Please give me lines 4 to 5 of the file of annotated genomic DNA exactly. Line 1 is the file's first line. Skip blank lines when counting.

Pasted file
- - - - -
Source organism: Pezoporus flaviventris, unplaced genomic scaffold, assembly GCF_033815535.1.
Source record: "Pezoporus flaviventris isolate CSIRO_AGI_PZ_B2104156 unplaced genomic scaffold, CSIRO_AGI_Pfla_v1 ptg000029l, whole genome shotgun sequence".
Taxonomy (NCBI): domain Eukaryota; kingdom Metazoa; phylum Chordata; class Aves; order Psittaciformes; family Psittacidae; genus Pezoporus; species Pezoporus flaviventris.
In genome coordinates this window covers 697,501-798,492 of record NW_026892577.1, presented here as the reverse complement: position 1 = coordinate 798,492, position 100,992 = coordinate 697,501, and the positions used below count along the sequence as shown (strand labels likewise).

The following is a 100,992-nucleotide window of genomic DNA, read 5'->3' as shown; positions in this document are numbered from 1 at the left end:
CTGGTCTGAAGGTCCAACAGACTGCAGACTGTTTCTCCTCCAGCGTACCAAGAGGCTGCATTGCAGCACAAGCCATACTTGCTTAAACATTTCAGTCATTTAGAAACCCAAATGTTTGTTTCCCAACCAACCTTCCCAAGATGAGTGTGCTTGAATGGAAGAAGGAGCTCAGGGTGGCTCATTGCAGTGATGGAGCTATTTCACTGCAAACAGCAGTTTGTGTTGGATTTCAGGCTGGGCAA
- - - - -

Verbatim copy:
In genome coordinates this window covers 697,501-798,492 of record NW_026892577.1, presented here as the reverse complement: position 1 = coordinate 798,492, position 100,992 = coordinate 697,501, and the positions used below count along the sequence as shown (strand labels likewise).

The following is a 100,992-nucleotide window of genomic DNA, read 5'->3' as shown; positions in this document are numbered from 1 at the left end: